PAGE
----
Blue Urbanism: Cities and Oceans Together
We live on the blue planet, with three-quarters of its surface covered by oceans. Yet, we also increasingly live on the urban planet. Those two realms are profoundly disconnected. Yet, cities impact oceans in many significant ways, direct and indirect. Cities can and must begin to include oceans in their planning, what might be called blue urbanism, and a natural extension of the emphasis given to urban greening and green urbanism in many cities today.
What would it mean to live in cities where we care about and feel connected to oceans? Blue Urbanism challenges us to imagine how terrestrial urbanites can also be understood to be citizens of the sea, citizens and inhabitants of the blue world, and as such care for and steward over this most amazing of Earth’s realms.
Blue Urbanism can take many forms: nurturing new opportunities for physical contact and emotional connection with the ocean’s edge, greening ports and shipping operations, extending urban spatial planning and conservation into marine environments, identifying and learning about “ocean sister cities”, reducing the urban pollution and detritus that makes its way into oceans, and shifting our seafood consumption towards more sustainable, restorative fishing regimes and practices, among many others.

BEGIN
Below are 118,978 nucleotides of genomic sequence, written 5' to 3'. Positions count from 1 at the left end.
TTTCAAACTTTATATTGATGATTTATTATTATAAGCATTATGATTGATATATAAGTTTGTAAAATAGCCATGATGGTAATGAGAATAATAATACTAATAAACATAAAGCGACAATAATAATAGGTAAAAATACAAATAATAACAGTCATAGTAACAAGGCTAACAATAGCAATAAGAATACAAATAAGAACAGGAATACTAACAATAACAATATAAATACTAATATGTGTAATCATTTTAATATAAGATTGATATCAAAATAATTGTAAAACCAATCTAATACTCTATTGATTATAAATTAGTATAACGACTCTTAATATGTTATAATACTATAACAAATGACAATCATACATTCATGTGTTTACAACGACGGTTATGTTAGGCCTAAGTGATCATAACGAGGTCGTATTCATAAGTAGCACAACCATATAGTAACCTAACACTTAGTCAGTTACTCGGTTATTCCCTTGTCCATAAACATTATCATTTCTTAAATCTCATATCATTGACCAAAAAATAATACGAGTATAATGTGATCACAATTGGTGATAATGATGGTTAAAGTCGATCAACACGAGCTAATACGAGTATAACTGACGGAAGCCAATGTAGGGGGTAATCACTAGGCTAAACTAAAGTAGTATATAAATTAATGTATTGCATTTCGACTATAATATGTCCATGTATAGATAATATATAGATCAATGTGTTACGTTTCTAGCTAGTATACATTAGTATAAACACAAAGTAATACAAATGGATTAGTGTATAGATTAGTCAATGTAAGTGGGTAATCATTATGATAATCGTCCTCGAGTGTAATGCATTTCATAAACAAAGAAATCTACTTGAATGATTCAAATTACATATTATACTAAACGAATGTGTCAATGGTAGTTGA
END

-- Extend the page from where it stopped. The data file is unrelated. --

Tim Beatley is writing a book by this title, to be published by Island Press in 2013. The book will explore the ways in which cities impact ocean environments, near and far, and how cities can begin to take oceans into account and begin to practice blue urbanism. In what ways might a city plan and care for ocean and marine environments? And what ethical duties do cities and urban residents have towards ocean and marine environments? The book will examine these emerging meanings of blue urbanism, and the some of the steps and actions already underway by emerging blue-urban cities in the US and around the world.
Beatley believes there is a need to profoundly re-orient the perspectives of urban populations of urbanites to develop these emotional connections, and the harness the tremendous potential of cities and urban populations on behalf of ocean protection and conservation. While creating cities full of (terrestrial) nature and cities that use energy and resources of all kinds sparingly, remains important, it is time for us to focus more attention on the marine and aquatic worlds affected by cities, and especially those open ocean and marine worlds that are beyond the immediate surroundings of cities.
Please send me your ideas and stories of the ways in which urbanites and cities can connect with our oceans and be a force for ocean health.
Want to learn more?
Read Tim Beatley’s essay on “Blue Urbanism” in Places Journal: